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NEGLIGENCE INGREDIENT

Dictum

In AGBONMAGBE BANK LTD. v. C.F.A.O 1966 ANLR S.C. 130, the Supreme Court on what a plaintiff suing for Negligence must establish held that plaintiff must show that the Defendant owed him a duty of care and that he suffered damage in consequence of the Defendant’s failure to take care.

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TORT OF NEGLIGENCE AND THE ISSUE OF DAMAGES

The tort of negligence is a civil wrong consisting of breach of a legal duty to care which results in damage. Thus, three things must be proved before the liability to pay damages for tort of negligence and these are:- (a) That the defendant owned the plaintiff a duty to exercise due care. (b) That the defendant failed to exercise due care, and (c) That the defendant’s failure was the cause of the injury in the proper sense of that term.

– Shuaibu JCA. Diamond Bank v. Mocok (2019)

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NEGLIGENCE IS A QUESTION OF FACT

The learned trial Judge on issue of Negligence rightly stated that Negligence is a question of fact and not law. Therefore each case must be decided in the light of its own facts. – Nwodo, JCA. OLAM v. Intercontinental Bank (2009)

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MEANING OF NEGLIGENCE

Negligence is the omission or failure to do something which a reasonable man under similar circumstances can do, or the doing of something which a reasonable or prudent man would not do. More often than not, Negligence in civil matters occur in form of a breach of duty to take care.

— O. Oyewumi, J. Aseidu v Japaul (2019) – NICN/AK/01/2016

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NEGLIGENCE IS A MATTER OF FACT, NOT LAW

This position of the law is inevitable because what amounts to negligence is not law but a question of fact which must be decided according to the facts and circumstances of a particular case. See: KALLZA v. JAMAKANI TRANSPORT LTD. (1961) ALL NLR 747; NGILARI V. MOTHERCAT LIMITED (1999) LPELR SC; (1999) 13 NWLR (PT. 636) 626.

— U. Onyemenam, JCA. P.W. Ltd. v. Mansel Motors (2017) – CA/J/240/2016

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PLAINTIFF MUST PLEAD THE PARTICULARS OF NEGLIGENCE TO SUCCEED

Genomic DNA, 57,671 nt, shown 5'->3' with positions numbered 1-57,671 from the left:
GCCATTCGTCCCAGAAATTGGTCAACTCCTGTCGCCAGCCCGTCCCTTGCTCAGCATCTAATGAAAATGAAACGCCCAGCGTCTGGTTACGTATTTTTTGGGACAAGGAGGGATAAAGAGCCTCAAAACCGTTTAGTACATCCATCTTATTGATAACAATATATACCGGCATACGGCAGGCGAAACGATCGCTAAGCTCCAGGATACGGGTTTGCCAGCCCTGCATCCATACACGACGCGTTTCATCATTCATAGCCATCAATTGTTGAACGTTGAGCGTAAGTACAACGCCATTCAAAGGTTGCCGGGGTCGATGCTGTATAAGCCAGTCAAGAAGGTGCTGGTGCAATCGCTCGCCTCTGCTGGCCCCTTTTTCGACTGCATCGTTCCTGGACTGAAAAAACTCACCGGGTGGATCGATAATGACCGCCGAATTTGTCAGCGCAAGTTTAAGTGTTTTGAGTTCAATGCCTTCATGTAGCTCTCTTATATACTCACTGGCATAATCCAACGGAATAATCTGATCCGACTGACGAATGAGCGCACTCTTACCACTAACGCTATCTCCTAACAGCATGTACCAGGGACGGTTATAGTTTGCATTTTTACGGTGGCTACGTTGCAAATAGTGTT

To succeed in an action for negligence, the law is settled as to the standard of pleading and proof required. As a matter of law therefore; a plaintiff who intends to be victorious in negligence action must plead the particulars of negligence alleged and give cogent and credible evidence at the trial in line with the detailed pleadings. lt is not sufficient pleading for a plaintiff to make a blanket allegation of negligence against the defendant without giving detailed particulars of the items of negligence relied on as well as the duty of care the defendant owes him. See: DIAMOND BANK LTD. V. PARTNERSHIP INVESTMENT CO. LTD. & ANOR (2009) 18 NWLR (PT. 1172) 67; UNIVERSAL TRUST BANK OF NIGERIA V. FIDELIA OZOEMENA (2007) 3 NWLR (PT. 1022) 448; 1-2 SC (PT. 11) 211 KOYA V. UNITED BANK FOR AFRICA LTD (1997) LPELR 1711; (1997) 1 NWLR (PT. 481) 251; MTN NIGERIA COMMUNICATIONS LTD V. MR. GANIYU SADIKU (2013) LPELR 27705 CA.

— U. Onyemenam, JCA. P.W. Ltd. v. Mansel Motors (2017) – CA/J/240/2016

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NEGLIGENCE IS A MATTER OF FACT

In all cases in which damages is being claimed for negligence the Court is to bear it in mind that negligence is a matter of or question of fact and not law and thus a finding as of fact of the act of omission or commission of the defendant must first be made before damages could be assessed. See also M. O. Kanu & Sons Co. Ltd v. First Bank of Nigeria Plc (2006) LPELR 1797 (SC).

— O. Oyewumi, J. Aseidu v Japaul (2019) – NICN/AK/01/2016

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